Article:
Lewistown’s Crowley Block Approved for Historic Preservation Tax Credits

Montana Historical Society
  • May 01 2024

In a milestone win for historic preservation, affordable healthcare, and affordable housing in Montana, the National Park Service last month certified the rehabilitation of the historic Crowley Block at 311 West Main Street in Lewistown for the Federal Historic Preservation Tax Incentives Program.

Technical assistance from the State Historic Preservation Office (SHPO), a program of the Montana Historical Society, ensured that the project met the criteria for certification.

With the support of private investors, Missoula-based nonprofit Homeword collaborated on the development with One Health. Homeword adapted the second and third floors of the 1913 building to create Crowley Flats. The two floors include 16 homes, ranging in size from studios to two-bedroom apartments. One Health, a Federally Qualified Health Center with clinics throughout central Montana and northern Wyoming, adapted the other spaces in the building. One Health turned the ground floor, mezzanine and basement into a full-service medical and dental clinic.

“We knew from our previous historic preservation and adaptive reuse work in the state that communities like Lewistown need rental homes for people of all incomes,” said Homeword Project Development Director Heather McMilin. “We were so excited when the folks from One Health called us and asked us if we would be interested in turning the upper two floors at the Crowley Block into homes that people earning lower incomes could afford to rent.”

Homeword and One Health preserved the building while maintaining and restoring the critical components that make it unique, such as the original facades, interior woodwork, wood floors, high ceilings, and other characteristics.

Administered by the National Park Service, the Federal Historic Preservation Tax Incentives Program provides property owners with a dollar-for-dollar income tax credit for 20% of their total rehabilitation costs. Eligible properties must be listed in the National Register of Historic Places, be used for an income-producing purpose, and remain depreciable for five years after certification.

“The federal tax credit helps to level the playing field and incentivizes redevelopment of historic properties when the cost to do so exceeds that of new construction,” noted Lindsey Tran, a Historic Architecture Specialist with SHPO. “All work must meet the Secretary of the Interior’s Standards for Rehabilitation, a set of best practices that guide rehabilitation projects in a way that preserves a building’s historic character.”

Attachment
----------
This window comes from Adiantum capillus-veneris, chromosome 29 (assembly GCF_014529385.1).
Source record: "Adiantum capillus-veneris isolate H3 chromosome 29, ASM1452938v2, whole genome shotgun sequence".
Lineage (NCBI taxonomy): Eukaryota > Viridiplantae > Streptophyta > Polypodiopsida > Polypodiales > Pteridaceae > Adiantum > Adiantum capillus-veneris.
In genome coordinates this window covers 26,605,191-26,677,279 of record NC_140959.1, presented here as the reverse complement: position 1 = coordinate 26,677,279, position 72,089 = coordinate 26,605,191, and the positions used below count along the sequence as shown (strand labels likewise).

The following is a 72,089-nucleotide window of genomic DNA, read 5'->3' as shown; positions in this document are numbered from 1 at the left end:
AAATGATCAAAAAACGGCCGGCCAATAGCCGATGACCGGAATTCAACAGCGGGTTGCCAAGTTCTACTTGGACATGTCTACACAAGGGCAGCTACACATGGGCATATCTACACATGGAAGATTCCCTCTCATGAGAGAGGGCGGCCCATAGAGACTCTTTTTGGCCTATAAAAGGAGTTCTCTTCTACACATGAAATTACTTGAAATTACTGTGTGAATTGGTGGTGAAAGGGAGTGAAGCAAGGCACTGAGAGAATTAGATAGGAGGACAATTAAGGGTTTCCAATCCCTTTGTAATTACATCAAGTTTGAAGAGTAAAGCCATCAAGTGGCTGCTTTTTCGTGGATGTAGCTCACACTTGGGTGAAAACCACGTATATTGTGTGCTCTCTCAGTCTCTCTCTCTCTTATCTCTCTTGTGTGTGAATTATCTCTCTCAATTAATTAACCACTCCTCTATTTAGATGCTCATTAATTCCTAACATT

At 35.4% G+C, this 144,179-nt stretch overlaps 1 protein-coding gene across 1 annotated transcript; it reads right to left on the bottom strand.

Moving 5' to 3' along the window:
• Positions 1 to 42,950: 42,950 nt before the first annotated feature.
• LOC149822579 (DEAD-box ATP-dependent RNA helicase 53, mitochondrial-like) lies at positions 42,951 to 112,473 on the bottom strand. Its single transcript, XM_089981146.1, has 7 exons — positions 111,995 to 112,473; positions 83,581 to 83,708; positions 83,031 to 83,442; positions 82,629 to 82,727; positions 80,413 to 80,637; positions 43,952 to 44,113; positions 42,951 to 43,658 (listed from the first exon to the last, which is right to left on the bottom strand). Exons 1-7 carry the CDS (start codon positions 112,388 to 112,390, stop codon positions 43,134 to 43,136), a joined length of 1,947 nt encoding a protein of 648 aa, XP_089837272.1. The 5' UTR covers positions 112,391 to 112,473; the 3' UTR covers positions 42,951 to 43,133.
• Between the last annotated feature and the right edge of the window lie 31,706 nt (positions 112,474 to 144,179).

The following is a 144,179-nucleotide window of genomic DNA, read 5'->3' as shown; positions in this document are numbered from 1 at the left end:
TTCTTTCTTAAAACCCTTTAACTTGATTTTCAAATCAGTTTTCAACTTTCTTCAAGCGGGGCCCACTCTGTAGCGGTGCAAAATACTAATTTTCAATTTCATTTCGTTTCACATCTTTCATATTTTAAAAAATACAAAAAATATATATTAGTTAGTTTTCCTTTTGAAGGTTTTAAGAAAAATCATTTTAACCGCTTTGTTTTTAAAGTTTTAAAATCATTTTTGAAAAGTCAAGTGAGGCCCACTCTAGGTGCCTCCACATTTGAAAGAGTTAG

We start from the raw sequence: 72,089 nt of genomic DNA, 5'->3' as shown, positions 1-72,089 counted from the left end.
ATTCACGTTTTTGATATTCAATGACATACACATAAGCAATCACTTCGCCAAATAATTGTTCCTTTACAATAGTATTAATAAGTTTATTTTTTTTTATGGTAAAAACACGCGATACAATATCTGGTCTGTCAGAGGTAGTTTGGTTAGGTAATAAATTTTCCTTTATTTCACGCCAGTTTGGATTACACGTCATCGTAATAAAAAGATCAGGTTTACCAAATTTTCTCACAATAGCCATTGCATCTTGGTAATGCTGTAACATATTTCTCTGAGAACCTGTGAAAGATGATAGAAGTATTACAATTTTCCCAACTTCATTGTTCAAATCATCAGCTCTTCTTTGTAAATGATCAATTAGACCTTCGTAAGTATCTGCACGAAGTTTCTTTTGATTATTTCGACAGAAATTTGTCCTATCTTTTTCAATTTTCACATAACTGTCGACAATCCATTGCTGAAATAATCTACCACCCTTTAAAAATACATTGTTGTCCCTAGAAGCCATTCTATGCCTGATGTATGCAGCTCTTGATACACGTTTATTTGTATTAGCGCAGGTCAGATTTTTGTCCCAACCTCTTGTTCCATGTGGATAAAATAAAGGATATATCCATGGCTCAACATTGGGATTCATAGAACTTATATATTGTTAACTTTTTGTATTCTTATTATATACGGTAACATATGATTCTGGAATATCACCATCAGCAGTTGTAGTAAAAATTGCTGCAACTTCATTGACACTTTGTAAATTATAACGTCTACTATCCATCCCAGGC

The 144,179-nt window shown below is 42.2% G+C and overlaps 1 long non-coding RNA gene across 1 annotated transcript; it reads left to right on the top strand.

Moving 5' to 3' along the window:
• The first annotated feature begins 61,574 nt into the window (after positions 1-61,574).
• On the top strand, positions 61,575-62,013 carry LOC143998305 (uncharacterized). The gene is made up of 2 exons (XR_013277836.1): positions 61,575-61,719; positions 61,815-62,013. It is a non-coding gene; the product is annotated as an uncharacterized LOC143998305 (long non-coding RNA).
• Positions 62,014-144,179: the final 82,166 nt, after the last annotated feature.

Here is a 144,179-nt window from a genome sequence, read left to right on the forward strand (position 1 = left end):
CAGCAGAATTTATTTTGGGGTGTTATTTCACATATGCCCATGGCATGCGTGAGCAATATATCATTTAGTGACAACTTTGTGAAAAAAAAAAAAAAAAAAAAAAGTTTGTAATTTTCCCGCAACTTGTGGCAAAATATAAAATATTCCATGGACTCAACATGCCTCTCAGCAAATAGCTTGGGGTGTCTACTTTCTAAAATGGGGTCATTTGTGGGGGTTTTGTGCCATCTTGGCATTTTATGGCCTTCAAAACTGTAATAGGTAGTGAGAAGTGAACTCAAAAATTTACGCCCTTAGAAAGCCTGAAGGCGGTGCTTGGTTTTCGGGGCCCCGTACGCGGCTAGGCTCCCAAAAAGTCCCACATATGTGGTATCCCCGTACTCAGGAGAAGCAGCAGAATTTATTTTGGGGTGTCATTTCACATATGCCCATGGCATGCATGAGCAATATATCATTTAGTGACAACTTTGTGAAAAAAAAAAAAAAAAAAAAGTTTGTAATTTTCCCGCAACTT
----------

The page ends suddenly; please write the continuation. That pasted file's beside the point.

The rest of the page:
Since 1990, investors have put nearly $94 million toward the rehabilitation of historic income-producing properties across the state. In return, they have received nearly $19 million back in federal tax credits.

Montana offers a state income tax credit for an additional 5% of the project’s total rehabilitation costs. Projects certified for the federal tax credit are automatically eligible for the state tax credit, with no additional application process. The state tax credit went into effect in 1997, and since then investors across 67 certified projects have been eligible for $6.4 million in state tax credits.

“The development and rehabilitation of homes that Montanans can afford to rent has gotten more expensive and challenging to accomplish with limited funding sources in Montana,” McMilin said. “The global pandemic and ongoing labor shortages in the construction industry have hit Montana particularly hard.”

Homeword used equity syndicated by Redstone Equity Partners from the sale of federal tax credits as well as Federal Low-Income Housing Tax Credits allocated by Montana Housing. The organization also used federal grants, a HUD HOME Investment Partnerships Program grant awarded by Montana Housing and the Department of Commerce, an Affordable Housing Program (AHP) grant from the Federal Home Loan Bank of Des Moines, Tax Increment Financing (TIF) from the City of Lewistown, and a private foundation grant from the Steele-Reese Foundation.

While Homeword’s tax credit partnership was unable to use the state tax credit to generate equity, One Health was able to use equity from state tax credits to support the construction of the clinic and the restoration of the exterior of the building.

“State credit is a critical piece of the puzzle in doing these historic adaptive reuse projects and preserving our heritage,” McMilin said.


Lindsay Tran, Historic Architecture Specialist, State Historic Preservation Office: 406.444.7717

Andi Armstrong, Communications Manager, Homeword: 406.532.4663 x15